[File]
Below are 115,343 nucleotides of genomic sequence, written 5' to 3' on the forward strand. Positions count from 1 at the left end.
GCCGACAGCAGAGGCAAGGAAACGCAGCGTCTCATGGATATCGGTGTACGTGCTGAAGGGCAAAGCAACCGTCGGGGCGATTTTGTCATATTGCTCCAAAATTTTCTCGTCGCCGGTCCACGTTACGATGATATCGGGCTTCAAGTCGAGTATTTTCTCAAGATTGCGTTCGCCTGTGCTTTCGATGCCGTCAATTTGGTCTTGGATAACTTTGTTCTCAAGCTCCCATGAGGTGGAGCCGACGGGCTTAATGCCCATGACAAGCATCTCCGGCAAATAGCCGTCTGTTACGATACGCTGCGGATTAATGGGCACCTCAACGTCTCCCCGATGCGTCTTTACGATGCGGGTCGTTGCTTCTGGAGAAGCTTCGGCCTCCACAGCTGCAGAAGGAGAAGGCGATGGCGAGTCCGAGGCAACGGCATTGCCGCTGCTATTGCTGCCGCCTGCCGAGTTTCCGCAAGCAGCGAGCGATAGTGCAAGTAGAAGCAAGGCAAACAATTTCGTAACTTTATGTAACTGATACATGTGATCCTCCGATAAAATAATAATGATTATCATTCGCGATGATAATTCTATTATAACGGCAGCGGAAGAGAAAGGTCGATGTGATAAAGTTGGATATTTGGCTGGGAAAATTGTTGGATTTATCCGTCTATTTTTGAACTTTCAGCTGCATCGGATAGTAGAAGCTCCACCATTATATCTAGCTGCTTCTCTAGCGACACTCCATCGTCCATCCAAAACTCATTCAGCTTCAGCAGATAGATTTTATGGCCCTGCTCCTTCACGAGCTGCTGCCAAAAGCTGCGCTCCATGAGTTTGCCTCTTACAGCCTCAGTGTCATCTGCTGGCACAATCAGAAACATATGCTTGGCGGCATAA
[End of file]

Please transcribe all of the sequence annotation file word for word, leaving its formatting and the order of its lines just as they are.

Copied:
Below are 115,343 nucleotides of genomic sequence, written 5' to 3' on the forward strand. Positions count from 1 at the left end.
GCCGACAGCAGAGGCAAGGAAACGCAGCGTCTCATGGATATCGGTGTACGTGCTGAAGGGCAAAGCAACCGTCGGGGCGATTTTGTCATATTGCTCCAAAATTTTCTCGTCGCCGGTCCACGTTACGATGATATCGGGCTTCAAGTCGAGTATTTTCTCAAGATTGCGTTCGCCTGTGCTTTCGATGCCGTCAATTTGGTCTTGGATAACTTTGTTCTCAAGCTCCCATGAGGTGGAGCCGACGGGCTTAATGCCCATGACAAGCATCTCCGGCAAATAGCCGTCTGTTACGATACGCTGCGGATTAATGGGCACCTCAACGTCTCCCCGATGCGTCTTTACGATGCGGGTCGTTGCTTCTGGAGAAGCTTCGGCCTCCACAGCTGCAGAAGGAGAAGGCGATGGCGAGTCCGAGGCAACGGCATTGCCGCTGCTATTGCTGCCGCCTGCCGAGTTTCCGCAAGCAGCGAGCGATAGTGCAAGTAGAAGCAAGGCAAACAATTTCGTAACTTTATGTAACTGATACATGTGATCCTCCGATAAAATAATAATGATTATCATTCGCGATGATAATTCTATTATAACGGCAGCGGAAGAGAAAGGTCGATGTGATAAAGTTGGATATTTGGCTGGGAAAATTGTTGGATTTATCCGTCTATTTTTGAACTTTCAGCTGCATCGGATAGTAGAAGCTCCACCATTATATCTAGCTGCTTCTCTAGCGACACTCCATCGTCCATCCAAAACTCATTCAGCTTCAGCAGATAGATTTTATGGCCCTGCTCCTTCACGAGCTGCTGCCAAAAGCTGCGCTCCATGAGTTTGCCTCTTACAGCCTCAGTGTCATCTGCTGGCACAATCAGAAACATATGCTTGGCGGCATAA